It's a glide of a ride - The Explorer: El Sol

It's a glide of a ride

Club offers $50 flights on air

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Posted: Wednesday, November 11, 2009 12:00 am | Updated: 1:27 pm, Mon Apr 18, 2011.

"Oh! I have slipped the surly bonds of Earth

And danced the skies on laughter-silvered wings;

Sunward I've climbed, and joined the tumbling mirth

of sun-split clouds, — and done a hundred things

You have not dreamed of — wheeled and soared and swung

High in the sunlit silence. Hov'ring there,

I've chased the shouting wind along, and flung

My eager craft through footless halls of air …

… an excerpt from "High Flight" by John Gillespie Magee, Jr.

When 19-year-old John Magee Jr., wrote "High Flight," he was just beginning his service in the Royal Canadian Air Force in 1941.

You don't have to go to war — or even learn to fly — to experience the feelings evoked by his winsome words. All you have to do is show up at the El Tiro Gliderport on El Tiro Road this Saturday and Sunday, Nov. 14 and 15, with $50 in your hand. The Tucson Soaring Club is holding an "open house" and inviting anyone who has ever had an interest in flying or gliders, or just a curiosity, to come out and take advantage of "half priced" rides (they're usually $100).

Gates open at 9 a.m., with the first rides at 9:30 each day. There will also be a "2 Buck Lunch" which consists of a hot dog, chips and a drink, with other refreshments available.

The day's flights include glider rides as well as aerobatic demonstrations.

Each glider rider is also entered in a drawing for one of two "aerobatic" rides given away after the demonstrations at 4 p.m. each day. If you are present when your name is drawn, the extra ride is yours.

A pilot of powered airplanes who's never experienced the quietness of a glider ride might be able to expand aviation horizons and add another "memorable" flight to the logbook. The Tucson Soaring Club has more than 100 members, men and women, with 30 club-owned and privately owned gliders based at El Tiro. Instructors offer training from "basic pilot" through "instructor pilot" and even "cross-country" training.

How can an aircraft with no engine fly "cross-country?" In 1977, Karl Striedieck flew out and back a distance of 1,015 miles, flying from dawn to dusk after he took off from an airport on top of Bald Eagle Mountain in Pennsylvania, soaring to the starting point above Lock Haven, Pa., and flying along a ridge of mountains that took him through the states of Pennsylvania, West Virginia, Virginia and into Tennessee. Near Oak Ridge, Tenn., he photographed the Bull Run Creek Bridge to prove he was there, then turned and headed for home. Along the way out and back he searched to find thermals, the upward-rising currents of air that would keep him aloft, and he finally landed at the airport back in Lock Haven, his official start and end point, just before sunset. The flight took just minutes over 14 hours.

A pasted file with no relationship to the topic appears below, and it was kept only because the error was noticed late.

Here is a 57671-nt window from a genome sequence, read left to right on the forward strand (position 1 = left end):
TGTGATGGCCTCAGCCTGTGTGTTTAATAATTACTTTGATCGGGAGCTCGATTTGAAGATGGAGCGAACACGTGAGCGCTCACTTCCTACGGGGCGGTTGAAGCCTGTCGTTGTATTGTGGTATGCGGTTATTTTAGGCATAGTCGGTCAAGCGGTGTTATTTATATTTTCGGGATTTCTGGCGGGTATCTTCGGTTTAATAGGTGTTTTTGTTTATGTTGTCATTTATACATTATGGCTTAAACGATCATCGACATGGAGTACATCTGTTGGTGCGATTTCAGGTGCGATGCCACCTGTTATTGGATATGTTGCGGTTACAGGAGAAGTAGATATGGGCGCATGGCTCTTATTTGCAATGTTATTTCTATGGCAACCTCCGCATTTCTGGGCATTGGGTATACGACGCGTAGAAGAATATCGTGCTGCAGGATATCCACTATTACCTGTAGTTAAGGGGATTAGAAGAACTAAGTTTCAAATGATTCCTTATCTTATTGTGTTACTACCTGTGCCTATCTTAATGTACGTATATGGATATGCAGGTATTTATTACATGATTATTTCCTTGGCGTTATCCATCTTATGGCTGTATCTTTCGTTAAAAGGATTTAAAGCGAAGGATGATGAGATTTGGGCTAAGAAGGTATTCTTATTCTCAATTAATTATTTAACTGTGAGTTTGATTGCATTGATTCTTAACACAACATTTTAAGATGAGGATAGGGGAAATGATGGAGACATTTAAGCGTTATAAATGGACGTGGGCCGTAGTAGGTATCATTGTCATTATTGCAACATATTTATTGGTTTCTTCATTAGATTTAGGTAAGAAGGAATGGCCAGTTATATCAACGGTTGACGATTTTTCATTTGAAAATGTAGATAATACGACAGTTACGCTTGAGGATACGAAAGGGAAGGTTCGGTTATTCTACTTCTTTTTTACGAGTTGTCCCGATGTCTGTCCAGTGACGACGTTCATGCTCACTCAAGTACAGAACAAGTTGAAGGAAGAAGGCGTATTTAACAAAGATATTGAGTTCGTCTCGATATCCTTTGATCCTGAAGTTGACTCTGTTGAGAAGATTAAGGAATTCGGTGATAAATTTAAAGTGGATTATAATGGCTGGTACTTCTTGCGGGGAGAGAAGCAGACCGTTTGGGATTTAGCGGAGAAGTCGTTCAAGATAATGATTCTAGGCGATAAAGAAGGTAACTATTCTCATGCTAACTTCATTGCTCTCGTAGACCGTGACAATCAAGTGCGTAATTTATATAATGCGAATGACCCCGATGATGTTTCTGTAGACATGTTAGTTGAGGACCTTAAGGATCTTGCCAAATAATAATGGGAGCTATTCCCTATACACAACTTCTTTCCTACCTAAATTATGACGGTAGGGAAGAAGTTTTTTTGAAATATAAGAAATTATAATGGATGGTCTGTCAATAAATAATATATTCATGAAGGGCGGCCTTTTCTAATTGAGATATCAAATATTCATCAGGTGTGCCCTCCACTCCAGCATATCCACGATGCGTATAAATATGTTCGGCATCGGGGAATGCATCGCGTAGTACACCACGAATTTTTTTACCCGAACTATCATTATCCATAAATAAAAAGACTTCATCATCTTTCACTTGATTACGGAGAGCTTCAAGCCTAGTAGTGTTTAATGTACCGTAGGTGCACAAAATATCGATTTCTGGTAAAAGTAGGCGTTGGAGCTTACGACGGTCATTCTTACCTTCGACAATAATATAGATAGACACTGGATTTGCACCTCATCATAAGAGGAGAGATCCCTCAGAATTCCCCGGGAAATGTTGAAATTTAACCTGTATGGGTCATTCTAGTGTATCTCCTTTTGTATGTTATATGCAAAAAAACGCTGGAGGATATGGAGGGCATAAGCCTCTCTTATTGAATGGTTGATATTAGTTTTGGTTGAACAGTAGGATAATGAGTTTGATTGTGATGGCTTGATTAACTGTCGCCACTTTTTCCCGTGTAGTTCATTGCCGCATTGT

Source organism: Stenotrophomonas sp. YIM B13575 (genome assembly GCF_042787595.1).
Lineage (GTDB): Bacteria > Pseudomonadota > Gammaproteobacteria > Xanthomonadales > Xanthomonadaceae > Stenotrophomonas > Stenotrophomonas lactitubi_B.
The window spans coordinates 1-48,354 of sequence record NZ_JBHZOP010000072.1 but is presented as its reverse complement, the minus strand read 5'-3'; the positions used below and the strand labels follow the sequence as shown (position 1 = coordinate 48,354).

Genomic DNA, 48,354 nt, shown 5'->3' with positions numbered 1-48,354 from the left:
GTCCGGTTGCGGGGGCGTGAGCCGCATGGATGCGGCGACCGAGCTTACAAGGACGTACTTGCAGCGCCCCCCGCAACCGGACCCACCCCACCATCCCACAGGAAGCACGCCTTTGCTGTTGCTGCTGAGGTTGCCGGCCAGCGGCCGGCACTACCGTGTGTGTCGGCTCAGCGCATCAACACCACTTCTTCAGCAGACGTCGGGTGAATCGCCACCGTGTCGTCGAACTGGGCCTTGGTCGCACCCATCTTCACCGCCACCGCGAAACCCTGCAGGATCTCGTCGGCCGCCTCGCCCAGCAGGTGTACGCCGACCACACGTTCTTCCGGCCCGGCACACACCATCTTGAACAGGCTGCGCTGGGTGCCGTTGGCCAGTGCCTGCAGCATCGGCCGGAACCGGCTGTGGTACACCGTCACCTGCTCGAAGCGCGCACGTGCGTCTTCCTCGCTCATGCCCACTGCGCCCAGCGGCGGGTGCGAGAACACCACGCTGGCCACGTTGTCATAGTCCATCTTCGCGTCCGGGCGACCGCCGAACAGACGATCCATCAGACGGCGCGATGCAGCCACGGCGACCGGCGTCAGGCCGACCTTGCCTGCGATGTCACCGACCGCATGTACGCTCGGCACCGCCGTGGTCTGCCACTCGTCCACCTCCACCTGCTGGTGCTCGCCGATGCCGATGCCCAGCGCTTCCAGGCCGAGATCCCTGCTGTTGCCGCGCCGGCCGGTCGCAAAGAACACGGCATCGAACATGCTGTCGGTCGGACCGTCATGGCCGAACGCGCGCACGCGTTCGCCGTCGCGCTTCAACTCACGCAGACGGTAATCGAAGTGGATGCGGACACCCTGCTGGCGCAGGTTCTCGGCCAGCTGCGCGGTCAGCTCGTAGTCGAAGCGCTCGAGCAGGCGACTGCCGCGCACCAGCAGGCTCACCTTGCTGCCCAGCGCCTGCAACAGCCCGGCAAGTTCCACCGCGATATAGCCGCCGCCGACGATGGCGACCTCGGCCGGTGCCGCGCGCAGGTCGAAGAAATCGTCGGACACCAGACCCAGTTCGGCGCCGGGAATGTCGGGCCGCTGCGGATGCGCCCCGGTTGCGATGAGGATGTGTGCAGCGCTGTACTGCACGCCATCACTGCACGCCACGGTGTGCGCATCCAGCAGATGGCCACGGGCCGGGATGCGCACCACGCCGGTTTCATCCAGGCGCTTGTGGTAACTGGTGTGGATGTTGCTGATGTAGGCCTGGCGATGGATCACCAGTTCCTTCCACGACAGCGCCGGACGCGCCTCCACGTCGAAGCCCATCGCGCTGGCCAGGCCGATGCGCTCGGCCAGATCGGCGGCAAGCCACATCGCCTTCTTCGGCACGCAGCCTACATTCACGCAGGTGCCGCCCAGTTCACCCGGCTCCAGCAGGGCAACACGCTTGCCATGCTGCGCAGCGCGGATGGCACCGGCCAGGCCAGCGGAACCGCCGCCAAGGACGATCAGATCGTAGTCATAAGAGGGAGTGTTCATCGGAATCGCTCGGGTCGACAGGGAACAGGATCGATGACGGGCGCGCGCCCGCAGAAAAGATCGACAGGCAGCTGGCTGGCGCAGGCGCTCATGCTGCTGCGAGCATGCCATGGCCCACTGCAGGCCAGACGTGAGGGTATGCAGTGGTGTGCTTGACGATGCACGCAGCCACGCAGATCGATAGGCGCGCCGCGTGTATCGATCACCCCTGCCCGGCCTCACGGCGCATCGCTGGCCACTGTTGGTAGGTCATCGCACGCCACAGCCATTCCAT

Striedieck had flown 1,000 miles another time the year before, but because of a camera glitch he had not properly photographed his halfway turn-around point, and he was denied the record until he repeated the flight.

In Argentina, in 2003, a German pilot named Klaus Ohlmann flew out and back a distance of 1,396 miles. Tony Smolder, one of the glider owners and a member at the Tucson Soaring Club, has flown 400-mile glider trips himself.

Andy Durbin, tow-plane pilot, said in his charming British accent that gliding is "… the least expensive way to learn to fly." Student pilots in gliders can "solo," flying the glider with no one else in the aircraft, as early as age 14, and can get their glider license at 16.

Nicola Galanta, 31, of Italy, is working in Arizona and decided to learn to fly gliders while he is here. He has done a dozen flights and hopes to solo within the next few weeks. "It's sporty," Galanta said. "It requires knowledge of all the items and you may be able to fly long times if you learn to use lift.

"It's also very relaxing."

Cool fall days usually make for the smoothest rides and are ideal for fun rides and flight training.

Glider rides

Tucson Soaring Club open house

Saturday and Sunday, Nov. 14-15

9 a.m. to 5 p.m.

El Tiro Gliderport

18999 El Tiro Road, Marana

Free admission and parking

To schedule a ride, call Bill at 575-2500

For more information about the open house or flying lessons, call 275-2500.

To get to the open house, take Avra Valley Road 11 miles to Trico Road, and turn onto Trico Road north 2-1/2 miles to El Tiro Road at Super Mart, and turn left 4.5 miles to end of the road. The last mile or so is dirt, so please drive slowly.

© 2014 The Explorer. All rights reserved. This material may not be published, broadcast, rewritten or redistributed.

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